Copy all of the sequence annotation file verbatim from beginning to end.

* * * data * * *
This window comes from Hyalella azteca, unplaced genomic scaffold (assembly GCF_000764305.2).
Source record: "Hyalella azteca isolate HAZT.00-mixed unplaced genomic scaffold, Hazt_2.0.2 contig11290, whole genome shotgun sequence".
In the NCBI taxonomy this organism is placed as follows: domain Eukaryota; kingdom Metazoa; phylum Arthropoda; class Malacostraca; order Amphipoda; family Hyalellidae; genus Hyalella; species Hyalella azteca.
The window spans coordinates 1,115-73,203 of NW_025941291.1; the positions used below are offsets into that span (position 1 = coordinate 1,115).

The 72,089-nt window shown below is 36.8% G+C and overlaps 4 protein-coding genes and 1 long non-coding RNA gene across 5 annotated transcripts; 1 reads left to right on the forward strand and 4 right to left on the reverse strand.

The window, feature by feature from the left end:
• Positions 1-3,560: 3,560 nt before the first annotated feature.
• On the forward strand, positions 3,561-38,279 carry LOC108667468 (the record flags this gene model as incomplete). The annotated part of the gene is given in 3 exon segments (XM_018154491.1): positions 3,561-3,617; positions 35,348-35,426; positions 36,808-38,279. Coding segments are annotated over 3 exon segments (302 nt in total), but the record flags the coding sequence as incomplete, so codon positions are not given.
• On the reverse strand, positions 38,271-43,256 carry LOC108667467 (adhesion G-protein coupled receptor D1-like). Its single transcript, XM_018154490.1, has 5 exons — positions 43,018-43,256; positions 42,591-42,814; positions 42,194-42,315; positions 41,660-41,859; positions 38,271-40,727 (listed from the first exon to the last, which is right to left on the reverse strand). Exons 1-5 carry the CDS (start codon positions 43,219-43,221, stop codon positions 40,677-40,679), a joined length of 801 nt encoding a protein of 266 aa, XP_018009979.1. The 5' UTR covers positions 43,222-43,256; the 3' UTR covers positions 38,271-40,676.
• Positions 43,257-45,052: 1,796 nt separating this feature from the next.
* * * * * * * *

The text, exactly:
This window comes from Hyalella azteca, unplaced genomic scaffold (assembly GCF_000764305.2).
Source record: "Hyalella azteca isolate HAZT.00-mixed unplaced genomic scaffold, Hazt_2.0.2 contig11290, whole genome shotgun sequence".
In the NCBI taxonomy this organism is placed as follows: domain Eukaryota; kingdom Metazoa; phylum Arthropoda; class Malacostraca; order Amphipoda; family Hyalellidae; genus Hyalella; species Hyalella azteca.
The window spans coordinates 1,115-73,203 of NW_025941291.1; the positions used below are offsets into that span (position 1 = coordinate 1,115).

The 72,089-nt window shown below is 36.8% G+C and overlaps 4 protein-coding genes and 1 long non-coding RNA gene across 5 annotated transcripts; 1 reads left to right on the forward strand and 4 right to left on the reverse strand.

The window, feature by feature from the left end:
• Positions 1-3,560: 3,560 nt before the first annotated feature.
• On the forward strand, positions 3,561-38,279 carry LOC108667468 (the record flags this gene model as incomplete). The annotated part of the gene is given in 3 exon segments (XM_018154491.1): positions 3,561-3,617; positions 35,348-35,426; positions 36,808-38,279. Coding segments are annotated over 3 exon segments (302 nt in total), but the record flags the coding sequence as incomplete, so codon positions are not given.
• On the reverse strand, positions 38,271-43,256 carry LOC108667467 (adhesion G-protein coupled receptor D1-like). Its single transcript, XM_018154490.1, has 5 exons — positions 43,018-43,256; positions 42,591-42,814; positions 42,194-42,315; positions 41,660-41,859; positions 38,271-40,727 (listed from the first exon to the last, which is right to left on the reverse strand). Exons 1-5 carry the CDS (start codon positions 43,219-43,221, stop codon positions 40,677-40,679), a joined length of 801 nt encoding a protein of 266 aa, XP_018009979.1. The 5' UTR covers positions 43,222-43,256; the 3' UTR covers positions 38,271-40,676.
• Positions 43,257-45,052: 1,796 nt separating this feature from the next.